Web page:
large loans to divers customers, which had proved to be bad. The
debtors did not pay interest or repay capital and prospects of
recovery were dismal.


Some
individual loans were said to be in excess of the limit permitted by
law in relation to the capital of the bank. It is implicit that some
mention of this was to have been expected from the Applicant in the
audited reports. The Government as a major depositor found itself at
risk of a material loss.


The
complaint against the applicant and his firm was that over a long
period of reporting on their audit no disclosure was made of the
non-performing loans or to the non-performance made their value as
assets dubious. A subsidiary complaint was that no disclosure had
been made that the Bank was consistently failing to comply with the
requirements of the Central Bank that interest was not to be shown as
accruing on loans which were not being repaid nor serviced by the
payment of interest.


Clearly
to show interest as accruing is a fiction leading to gross distortion
of the accounts.

The
relevant sections of the Act read as follows:


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"PART
IV - DISCIPLINARY POWERS OF COUNCIL.


Inquiry
by council into charge of unprofessional conduct.


15.
(1) Subject to this section, Council may enquire into any charge,
complaint or allegation of unprofessional conduct against a person
registered under this Act:


Provided
that, in the case of a charge, complaint or allegation forming or
likely to form the subject of criminal proceedings in a court of law,
the Council shall postpone the inquiry until such proceedings have
been finally determined.:


Provided
further that nothing in this section shall be construed as preventing
the Council from taking disciplinary action against a person
convicted of an offence specified in section 10.

Prior
to the institution of any inquiry the registrar of the Institute
shall in writing advise the person concerned of the nature of the
charge, complaint or allegation made against him and give him a
reasonable opportunity of exculpating himself in writing and to
produce such written evidence as he may desire.


(2) If
the Council considers the answer given in terms of subsection (2) as
satisfactory, it shall not proceed with an inquiry under subsection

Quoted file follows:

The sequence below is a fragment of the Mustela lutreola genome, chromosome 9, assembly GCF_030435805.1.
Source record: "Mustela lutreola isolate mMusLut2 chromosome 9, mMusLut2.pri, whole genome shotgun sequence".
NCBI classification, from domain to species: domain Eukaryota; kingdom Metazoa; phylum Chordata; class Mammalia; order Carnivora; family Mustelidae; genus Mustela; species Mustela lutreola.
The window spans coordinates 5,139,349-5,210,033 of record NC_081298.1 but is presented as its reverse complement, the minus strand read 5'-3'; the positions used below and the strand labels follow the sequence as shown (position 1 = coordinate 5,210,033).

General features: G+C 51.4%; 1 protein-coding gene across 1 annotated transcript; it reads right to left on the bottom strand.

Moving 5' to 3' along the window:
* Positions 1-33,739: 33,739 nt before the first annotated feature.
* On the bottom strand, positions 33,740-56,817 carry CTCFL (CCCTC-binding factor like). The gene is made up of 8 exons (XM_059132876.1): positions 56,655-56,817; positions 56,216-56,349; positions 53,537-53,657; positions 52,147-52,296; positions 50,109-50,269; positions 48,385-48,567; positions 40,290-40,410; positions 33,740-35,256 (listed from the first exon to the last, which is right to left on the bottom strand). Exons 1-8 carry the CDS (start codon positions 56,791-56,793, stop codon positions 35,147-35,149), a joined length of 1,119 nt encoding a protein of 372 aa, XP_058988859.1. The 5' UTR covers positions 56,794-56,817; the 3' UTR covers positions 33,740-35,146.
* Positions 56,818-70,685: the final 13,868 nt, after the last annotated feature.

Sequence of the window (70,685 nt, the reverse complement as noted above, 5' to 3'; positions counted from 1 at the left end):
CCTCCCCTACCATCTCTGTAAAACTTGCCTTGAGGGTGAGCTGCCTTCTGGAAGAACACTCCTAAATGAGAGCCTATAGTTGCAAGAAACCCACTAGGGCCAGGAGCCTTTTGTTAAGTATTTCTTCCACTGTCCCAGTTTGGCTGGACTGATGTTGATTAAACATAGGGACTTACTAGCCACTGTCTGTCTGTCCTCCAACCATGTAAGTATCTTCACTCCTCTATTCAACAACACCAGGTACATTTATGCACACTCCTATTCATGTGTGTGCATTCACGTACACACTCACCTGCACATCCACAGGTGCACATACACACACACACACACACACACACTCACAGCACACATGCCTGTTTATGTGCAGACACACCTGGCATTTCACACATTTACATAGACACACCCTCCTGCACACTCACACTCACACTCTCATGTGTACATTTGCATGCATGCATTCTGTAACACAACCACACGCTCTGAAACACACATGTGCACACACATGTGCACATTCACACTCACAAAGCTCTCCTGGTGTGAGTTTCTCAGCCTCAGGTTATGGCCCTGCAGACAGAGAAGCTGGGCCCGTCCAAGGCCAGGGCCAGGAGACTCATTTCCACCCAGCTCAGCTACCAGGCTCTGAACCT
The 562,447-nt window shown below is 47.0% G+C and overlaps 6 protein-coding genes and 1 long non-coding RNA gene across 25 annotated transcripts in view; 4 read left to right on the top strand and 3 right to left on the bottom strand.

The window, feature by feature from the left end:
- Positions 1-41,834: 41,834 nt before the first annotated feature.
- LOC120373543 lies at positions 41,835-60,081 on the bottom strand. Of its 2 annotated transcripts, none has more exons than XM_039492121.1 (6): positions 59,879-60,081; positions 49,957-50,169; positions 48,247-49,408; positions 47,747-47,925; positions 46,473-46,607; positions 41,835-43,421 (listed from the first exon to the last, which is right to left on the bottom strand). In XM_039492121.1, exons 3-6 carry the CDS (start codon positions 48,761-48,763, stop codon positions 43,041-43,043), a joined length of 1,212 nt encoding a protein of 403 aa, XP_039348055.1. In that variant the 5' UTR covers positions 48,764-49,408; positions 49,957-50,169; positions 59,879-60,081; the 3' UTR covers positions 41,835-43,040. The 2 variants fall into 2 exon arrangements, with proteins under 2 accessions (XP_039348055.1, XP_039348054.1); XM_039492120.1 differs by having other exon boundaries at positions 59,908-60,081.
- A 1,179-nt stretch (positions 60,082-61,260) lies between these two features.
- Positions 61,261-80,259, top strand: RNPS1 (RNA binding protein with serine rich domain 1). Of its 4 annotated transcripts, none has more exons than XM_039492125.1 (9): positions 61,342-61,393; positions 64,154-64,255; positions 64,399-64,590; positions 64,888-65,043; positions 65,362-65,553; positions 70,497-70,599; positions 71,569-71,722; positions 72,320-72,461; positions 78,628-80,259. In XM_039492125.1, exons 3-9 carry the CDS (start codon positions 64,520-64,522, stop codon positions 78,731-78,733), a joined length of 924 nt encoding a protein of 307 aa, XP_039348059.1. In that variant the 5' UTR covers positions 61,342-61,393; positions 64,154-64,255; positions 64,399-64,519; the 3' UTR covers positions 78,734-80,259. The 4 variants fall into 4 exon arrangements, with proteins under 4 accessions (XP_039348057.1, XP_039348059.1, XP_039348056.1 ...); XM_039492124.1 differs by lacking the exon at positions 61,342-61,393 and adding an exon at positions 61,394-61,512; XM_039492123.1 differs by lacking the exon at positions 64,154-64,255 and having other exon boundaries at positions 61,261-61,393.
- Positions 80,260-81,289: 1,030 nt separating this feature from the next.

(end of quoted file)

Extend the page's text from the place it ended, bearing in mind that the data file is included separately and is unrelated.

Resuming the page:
(1).


(3) The
council may, prior to any enquiry, conduct a preliminary
investigation of a person concerning any charge, complainant or
allegation of unprofessional conduct made against him.


6


(4) For
the purpose of conducting any inquiry by the Council under this
section, the Council shall consist of not less than two of its
members together with a law officer appointed by the Attorney General
for this purpose.


Matters
for a procedure upon inquiry by the Council.


16.
(1) A person who has been found, after inquiry held by the Council
under this Part, to be guilty of unprofessional conduct, shall be
liable to one of the following penalties: -


(a) a
caution or reprimand; or


(b) suspension
for a specified period from practising or performing acts specially
pertaining to his profession; or


(c) removal
of his name from the register.


(2) A
person whose conduct is the subject of an inquiry under this part
shall be given an opportunity to appear by himself or with a legal
practitioner to answer the charge, and to produce the evidence of any
other person in support of his defence.


(3) For
the purpose of conducting an inquiry under this section, the Council
may-


(a) summon
any person to attend and give evidence;


(b) order
the production of any book, record, document or thing which has any
bearing on the subject of the inquiry,


(c) administer
an oath through the person presiding at the inquiry.


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(4) A
summons for the attendance before the Council of a person or for the
production to it of any book, record, document or thing shall be in
such form as the Council may determine and shall be served either by
registered post or in the same manner as it would be served if it
were a subpoena issued by a subordinate court.


(5) A
person summoned as aforesaid shall be bound to obey the summons
served on him and shall be entitled to all the privileges and
immunities to which a witness subpoenaed to give evidence before the
High Court is entitled.


(6) The
Council may terminate any suspension under subsection (1) before the
expiry of such period of suspension or cause to be restored to the
register any name, which has been removed therefrom."


I